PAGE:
SEATTLE — As the Seattle Seahawks face the New England Patriots Sunday in the Super Bowl, the Museum of Flight will temporarily rename one of its iconic fighter jet aircraft for that day —and that day only — from Skyhawk to Seahawk. [Read more…]
For the first time in more than 20 years, the Smithsonian’s National Air and Space Museum has lowered Charles Lindbergh’s Ryan NYP “Spirit of St. Louis” to the floor. The famous aircraft will remain on the floor at eye level for visitors to see for approximately five months while it undergoes preservation work before being suspended once again. [Read more…]
DAYTON, Ohio — As you take a 360° tour inside the cargo area of the C-17 on display at the National Museum of the U.S. Air Force, you’ll notice typical items you’d see in many aircraft – cargo seats, a pallet, even a bumper sticker that says “I love flying.” But look closer and you’ll see something a little more unusual on this particular aircraft.
In addition to its role as a flight test aircraft, this C-17 was also a Hollywood star. It appeared in five motion pictures – “Transformers,” “Iron Man,” “Transformers: Revenge of the Fallen,” “Iron Man 2” and “Superman: Man of Steel” – as well as country superstar Toby Keith’s Emmy Award-winning production of “American Soldier.”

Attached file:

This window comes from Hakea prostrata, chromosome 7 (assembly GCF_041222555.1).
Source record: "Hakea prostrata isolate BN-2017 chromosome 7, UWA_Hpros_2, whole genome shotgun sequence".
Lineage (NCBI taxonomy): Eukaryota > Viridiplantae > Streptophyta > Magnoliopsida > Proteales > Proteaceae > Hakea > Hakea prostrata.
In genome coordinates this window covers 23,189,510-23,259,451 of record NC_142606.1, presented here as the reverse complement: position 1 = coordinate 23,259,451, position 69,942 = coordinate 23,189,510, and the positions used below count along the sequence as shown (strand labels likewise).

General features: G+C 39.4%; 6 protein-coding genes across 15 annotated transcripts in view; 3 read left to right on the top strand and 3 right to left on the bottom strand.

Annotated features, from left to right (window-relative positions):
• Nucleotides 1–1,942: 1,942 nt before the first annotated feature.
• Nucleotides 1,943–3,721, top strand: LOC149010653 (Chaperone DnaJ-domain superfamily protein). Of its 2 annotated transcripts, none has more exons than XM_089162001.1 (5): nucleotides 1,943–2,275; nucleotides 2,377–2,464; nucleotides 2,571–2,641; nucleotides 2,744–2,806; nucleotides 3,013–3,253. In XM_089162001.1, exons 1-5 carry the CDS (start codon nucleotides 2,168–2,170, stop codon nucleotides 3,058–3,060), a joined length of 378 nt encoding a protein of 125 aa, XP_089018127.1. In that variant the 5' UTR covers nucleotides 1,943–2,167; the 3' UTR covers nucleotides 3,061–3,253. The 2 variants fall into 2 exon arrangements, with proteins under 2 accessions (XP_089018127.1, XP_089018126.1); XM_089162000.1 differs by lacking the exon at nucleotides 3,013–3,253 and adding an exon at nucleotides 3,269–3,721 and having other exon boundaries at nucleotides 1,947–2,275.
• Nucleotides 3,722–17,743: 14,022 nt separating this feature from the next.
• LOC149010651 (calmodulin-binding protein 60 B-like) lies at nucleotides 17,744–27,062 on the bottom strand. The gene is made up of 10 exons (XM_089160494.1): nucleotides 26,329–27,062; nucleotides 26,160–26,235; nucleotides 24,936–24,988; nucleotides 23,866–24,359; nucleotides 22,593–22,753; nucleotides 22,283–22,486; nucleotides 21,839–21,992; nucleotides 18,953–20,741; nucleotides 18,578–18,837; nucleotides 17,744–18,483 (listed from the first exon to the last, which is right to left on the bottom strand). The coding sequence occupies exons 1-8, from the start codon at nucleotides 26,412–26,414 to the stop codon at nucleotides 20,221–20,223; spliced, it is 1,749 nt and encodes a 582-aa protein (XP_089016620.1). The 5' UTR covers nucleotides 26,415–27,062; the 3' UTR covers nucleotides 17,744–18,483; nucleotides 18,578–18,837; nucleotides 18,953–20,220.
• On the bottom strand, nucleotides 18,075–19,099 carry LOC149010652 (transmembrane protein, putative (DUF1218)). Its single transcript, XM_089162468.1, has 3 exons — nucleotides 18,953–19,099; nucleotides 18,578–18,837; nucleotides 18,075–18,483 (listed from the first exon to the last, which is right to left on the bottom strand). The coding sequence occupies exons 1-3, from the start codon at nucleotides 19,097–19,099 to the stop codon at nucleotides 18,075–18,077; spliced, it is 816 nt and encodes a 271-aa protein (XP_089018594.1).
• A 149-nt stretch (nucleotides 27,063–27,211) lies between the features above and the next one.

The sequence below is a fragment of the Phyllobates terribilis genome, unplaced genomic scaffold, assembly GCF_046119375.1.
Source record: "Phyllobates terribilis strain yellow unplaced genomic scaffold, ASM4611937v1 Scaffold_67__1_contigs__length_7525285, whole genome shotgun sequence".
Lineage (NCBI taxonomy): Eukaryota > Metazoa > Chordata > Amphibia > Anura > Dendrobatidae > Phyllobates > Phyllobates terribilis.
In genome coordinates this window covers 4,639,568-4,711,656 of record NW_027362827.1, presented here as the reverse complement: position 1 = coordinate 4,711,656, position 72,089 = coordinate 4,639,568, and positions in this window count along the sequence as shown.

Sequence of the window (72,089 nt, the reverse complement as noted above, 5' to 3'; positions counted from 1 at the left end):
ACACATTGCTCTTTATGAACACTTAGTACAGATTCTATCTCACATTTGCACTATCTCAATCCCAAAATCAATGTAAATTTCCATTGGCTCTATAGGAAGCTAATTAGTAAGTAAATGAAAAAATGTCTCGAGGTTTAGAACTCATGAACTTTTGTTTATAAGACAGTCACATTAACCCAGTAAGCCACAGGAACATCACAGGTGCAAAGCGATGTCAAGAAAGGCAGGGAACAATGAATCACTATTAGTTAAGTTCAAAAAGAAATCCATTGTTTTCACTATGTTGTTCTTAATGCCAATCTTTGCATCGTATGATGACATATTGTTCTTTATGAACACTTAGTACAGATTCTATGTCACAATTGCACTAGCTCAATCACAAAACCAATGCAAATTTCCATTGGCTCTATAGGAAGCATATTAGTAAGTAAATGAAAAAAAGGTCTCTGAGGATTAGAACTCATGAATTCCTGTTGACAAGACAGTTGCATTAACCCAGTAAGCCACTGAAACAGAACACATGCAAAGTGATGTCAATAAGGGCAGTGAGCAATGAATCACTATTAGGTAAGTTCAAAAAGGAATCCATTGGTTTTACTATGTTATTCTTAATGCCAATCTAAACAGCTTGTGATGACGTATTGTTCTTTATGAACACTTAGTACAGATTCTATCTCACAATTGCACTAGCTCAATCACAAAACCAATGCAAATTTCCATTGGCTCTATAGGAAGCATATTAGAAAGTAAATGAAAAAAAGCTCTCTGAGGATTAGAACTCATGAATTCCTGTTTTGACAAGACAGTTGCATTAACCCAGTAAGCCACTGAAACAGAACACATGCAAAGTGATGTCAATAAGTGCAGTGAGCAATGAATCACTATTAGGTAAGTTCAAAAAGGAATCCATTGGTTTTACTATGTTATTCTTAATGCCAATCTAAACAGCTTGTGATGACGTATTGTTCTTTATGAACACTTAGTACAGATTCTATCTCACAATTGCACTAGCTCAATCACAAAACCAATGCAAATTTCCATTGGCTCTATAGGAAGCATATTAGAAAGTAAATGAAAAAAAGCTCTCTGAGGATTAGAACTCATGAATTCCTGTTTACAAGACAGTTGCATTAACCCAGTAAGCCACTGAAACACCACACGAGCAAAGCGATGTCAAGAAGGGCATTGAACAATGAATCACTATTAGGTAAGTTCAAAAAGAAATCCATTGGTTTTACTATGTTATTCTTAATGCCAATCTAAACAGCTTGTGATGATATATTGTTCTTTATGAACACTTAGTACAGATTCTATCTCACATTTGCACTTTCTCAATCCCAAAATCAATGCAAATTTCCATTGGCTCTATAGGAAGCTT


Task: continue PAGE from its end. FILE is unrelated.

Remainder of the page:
By TRACY THURMAN
When you fly into Minter Field (KMIT) in Shaftner, Calif., you notice a sprawling, fairly quiet airport situated in the heart of California’s central valley. It is flanked to the east by industry and Highway 99. The other three sides are surrounded by farm lands and orchards. Keep your eyes open for crop dusters who work on and around the airport.
It doesn’t look like much as you make your downwind, but under the veil of dust is a nest of eagles. There’s lots of history and some really cool aviation stuff going on here.
The Evergreen Aviation and Space Museum in McMinnville, Ore., is not closing. That’s the message from officials at the not-for-profit museum in the wake of the bankruptcy filing of Evergreen Vintage Aircraft, a separate for-profit company that owns several vintage aircraft that are on display at the museum, but are not museum property.